“The real Lloyd didn’t,” Joshua explained.

“We were never the kinds to believe in ghosts or any of that shit,” Simon continued.

“But there we were, looking at a ghost,” Joshua said. “But… if he was a ghost, then why did he have all of his fingers?”

“Which Lloyd, in real life, didn’t.”

“So you decided to start hunting us?” Anabel asked.

“I don’t like the word ‘hunting,’” Simon replied.

“Studying,” Joshua offered. “And since we were both basically retired — well, had been a couple of years — we figured, what the hell, why not use our skills to figure out what was going on?”

“Retired?” Anabel asked, incredulous. “From what?”

Simon and Joshua looked around, both of them making sure that Brent and Drew were far out of earshot.

“Okay. Coding and apps, basically,” Simon said.

“Spies?” Anabel asked.

“No, not spies,” Joshua said. “Making apps for people.”

“Oh, applications?” she replied.

“Yeah,” Simon said. “Those.”

“For… what? Insurance? Mortgages? Jobs…?”

“Oh…” Joshua and Simon said in unison, looking at each other, Simon finally continuing, “When did you… um… you know…”

He gestured vaguely.

“Die?” she asked. “It’s okay, you can use that word. It was in 1926. I am caught up on a lot of things, thank you, but not everything.”

“Ah…” Joshua and Simon said in unison again.

“A hundred years of linguistic evolution — my god, this is a primer for time travel, isn’t it?” Joshua asked Simon, laughing.

“We basically became filthy rich and made a lot of money making…” He paused, bouncing one hand palm up in the other, trying to come up with some way to explain it, looking to Joshua, who was more of a history buff.

“Um… yeah, it’s like… Oh… oh, dammit, no, 1920s, too early.”

“Telegraph?” Simon asked.

“No… home appliances. Crap!” Joshua sighed. “Wait, wait, okay. Kind of got it here, maybe. Phonograph?” he asked, looking to Anabel.

“Yes.”

“Okay… so imagine that phonograph records aren’t just for music, but they can also be used for information and learning. Like, you play a record, and it’s a dictionary or a cookbook or something.”

“Uh… they don’t really do that, but — ”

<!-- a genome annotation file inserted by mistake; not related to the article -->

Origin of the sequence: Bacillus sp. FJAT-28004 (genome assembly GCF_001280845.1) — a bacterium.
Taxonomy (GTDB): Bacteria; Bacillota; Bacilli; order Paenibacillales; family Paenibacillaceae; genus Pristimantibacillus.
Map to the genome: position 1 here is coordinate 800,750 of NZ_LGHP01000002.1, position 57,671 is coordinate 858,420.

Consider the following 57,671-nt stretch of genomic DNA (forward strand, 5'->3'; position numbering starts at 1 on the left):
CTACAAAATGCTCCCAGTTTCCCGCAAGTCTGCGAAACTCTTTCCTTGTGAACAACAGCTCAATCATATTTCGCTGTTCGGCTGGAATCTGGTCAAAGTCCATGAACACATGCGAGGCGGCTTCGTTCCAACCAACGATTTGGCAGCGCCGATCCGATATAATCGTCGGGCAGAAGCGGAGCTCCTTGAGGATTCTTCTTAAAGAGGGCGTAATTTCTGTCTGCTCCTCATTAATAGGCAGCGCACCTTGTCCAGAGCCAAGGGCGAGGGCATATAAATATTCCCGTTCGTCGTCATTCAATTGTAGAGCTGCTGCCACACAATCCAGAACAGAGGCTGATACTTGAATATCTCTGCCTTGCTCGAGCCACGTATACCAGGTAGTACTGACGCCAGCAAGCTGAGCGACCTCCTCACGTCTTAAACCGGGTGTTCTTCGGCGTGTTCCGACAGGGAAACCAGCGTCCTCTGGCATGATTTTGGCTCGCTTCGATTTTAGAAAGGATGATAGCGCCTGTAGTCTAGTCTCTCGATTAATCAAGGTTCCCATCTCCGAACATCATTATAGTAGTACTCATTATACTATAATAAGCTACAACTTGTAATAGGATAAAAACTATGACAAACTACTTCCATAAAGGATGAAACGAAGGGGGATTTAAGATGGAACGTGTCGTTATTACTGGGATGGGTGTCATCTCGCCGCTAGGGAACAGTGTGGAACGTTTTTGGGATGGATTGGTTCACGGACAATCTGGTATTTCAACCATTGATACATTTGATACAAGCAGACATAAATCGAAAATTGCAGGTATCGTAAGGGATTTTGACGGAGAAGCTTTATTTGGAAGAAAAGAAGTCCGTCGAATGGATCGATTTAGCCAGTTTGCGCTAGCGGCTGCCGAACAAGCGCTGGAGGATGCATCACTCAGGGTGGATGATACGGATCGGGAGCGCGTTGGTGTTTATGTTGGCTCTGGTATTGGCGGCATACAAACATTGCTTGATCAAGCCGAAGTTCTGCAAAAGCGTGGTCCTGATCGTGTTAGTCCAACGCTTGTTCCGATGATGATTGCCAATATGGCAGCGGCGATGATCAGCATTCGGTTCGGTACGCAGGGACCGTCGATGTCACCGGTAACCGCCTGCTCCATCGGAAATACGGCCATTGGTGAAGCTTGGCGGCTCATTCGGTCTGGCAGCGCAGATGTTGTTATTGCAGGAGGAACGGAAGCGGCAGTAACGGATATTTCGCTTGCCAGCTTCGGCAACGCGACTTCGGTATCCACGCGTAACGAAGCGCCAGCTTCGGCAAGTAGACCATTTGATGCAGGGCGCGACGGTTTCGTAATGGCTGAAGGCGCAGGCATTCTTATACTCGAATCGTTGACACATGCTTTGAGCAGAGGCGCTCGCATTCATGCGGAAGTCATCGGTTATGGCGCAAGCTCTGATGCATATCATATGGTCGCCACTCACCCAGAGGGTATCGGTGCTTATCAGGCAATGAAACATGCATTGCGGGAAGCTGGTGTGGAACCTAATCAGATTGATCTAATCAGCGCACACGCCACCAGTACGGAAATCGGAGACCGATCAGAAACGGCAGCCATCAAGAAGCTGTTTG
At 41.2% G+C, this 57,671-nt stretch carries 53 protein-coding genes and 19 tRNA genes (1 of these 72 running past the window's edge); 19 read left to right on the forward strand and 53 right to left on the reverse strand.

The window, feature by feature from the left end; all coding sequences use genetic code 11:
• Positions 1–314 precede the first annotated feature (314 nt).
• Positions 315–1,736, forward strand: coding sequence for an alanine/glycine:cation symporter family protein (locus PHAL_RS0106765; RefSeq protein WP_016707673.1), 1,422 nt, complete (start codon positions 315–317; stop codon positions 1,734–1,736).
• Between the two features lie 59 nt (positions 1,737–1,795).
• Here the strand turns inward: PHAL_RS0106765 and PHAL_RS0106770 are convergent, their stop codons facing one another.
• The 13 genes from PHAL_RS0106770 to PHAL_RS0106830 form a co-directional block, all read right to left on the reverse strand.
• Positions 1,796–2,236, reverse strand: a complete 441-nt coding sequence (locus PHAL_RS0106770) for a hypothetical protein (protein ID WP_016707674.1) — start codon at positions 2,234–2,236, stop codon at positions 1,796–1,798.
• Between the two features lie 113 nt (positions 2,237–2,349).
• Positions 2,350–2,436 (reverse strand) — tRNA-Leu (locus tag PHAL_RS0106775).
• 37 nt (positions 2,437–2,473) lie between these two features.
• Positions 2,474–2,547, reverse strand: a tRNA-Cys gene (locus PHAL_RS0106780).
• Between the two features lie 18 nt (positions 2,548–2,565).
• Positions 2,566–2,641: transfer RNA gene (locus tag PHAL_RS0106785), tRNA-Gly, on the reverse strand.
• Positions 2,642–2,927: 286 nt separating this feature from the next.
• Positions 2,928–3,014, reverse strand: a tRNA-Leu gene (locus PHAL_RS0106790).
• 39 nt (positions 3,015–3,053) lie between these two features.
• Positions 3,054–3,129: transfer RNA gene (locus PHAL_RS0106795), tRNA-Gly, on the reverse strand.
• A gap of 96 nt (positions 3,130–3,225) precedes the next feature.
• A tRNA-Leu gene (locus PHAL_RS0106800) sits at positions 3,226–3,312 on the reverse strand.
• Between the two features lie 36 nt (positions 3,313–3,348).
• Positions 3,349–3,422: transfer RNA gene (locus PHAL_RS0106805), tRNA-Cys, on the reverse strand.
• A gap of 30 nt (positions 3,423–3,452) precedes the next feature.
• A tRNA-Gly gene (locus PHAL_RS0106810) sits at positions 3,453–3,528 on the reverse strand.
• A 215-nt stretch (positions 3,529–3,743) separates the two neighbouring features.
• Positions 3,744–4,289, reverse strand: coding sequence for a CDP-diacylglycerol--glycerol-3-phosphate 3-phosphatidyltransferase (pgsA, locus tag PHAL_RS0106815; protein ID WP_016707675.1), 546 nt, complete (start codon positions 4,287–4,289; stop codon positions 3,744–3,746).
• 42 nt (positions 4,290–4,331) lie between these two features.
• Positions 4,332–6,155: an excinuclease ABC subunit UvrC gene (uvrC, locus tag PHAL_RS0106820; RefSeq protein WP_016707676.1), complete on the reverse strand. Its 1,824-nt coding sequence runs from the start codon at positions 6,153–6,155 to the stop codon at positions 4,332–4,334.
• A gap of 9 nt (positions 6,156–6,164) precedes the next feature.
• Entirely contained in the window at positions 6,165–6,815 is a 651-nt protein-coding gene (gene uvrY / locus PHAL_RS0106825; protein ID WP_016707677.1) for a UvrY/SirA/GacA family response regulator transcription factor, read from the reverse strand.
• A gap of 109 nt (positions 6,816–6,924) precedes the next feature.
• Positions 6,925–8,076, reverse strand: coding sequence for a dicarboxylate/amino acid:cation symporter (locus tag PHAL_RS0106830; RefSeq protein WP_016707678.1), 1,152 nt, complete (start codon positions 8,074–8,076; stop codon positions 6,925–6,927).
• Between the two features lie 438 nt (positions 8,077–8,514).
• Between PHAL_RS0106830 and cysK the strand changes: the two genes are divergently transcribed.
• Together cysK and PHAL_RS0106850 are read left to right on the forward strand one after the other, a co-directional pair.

“We’re getting metaphorical here, okay? Go with me, because here comes the next stretch,” Joshua continued. “Imagine now that you have like a typewriter connected to the phonograph, and you can control what part of the record plays by typing words.”

“All right,” Anabel said. “So then what does it do?”

“So it’s… um a cookbook, and you want to know how to make… beef stroganoff. You type that on the typewriter, the needle searches, and boom. It plays back the one recipe you want. And if you want to get really fancy, we can also make that work over a telephone, too.”

“Dude… that was the single most steampunk thing you’ve ever done,” Simon said.

“Love you too,” Joshua replied.

“So… you make records?” Anabel asked.

“We make… tools!” Joshua finally gushed when he landed on the right word. “And while the tools of our time may be things that you can’t possibly understand, men in your time were doing the same thing and making the same kind of money and so, yeah, we both retired right around thirty.”

“Anyway, that’s why we had the ability to create all the stuff we use to identify and track and… study your kind.” Simon offered. “We were already working with portable super computers, so why not take it up another notch?”

“I underestimated you,” Anabel said. “Here, I thought you were just a couple of Ausmann’s underlings, willing to do his bidding. But if I understand correctly, you don’t need him or this job at all.”

“That would be one hundred percent,” Joshua replied.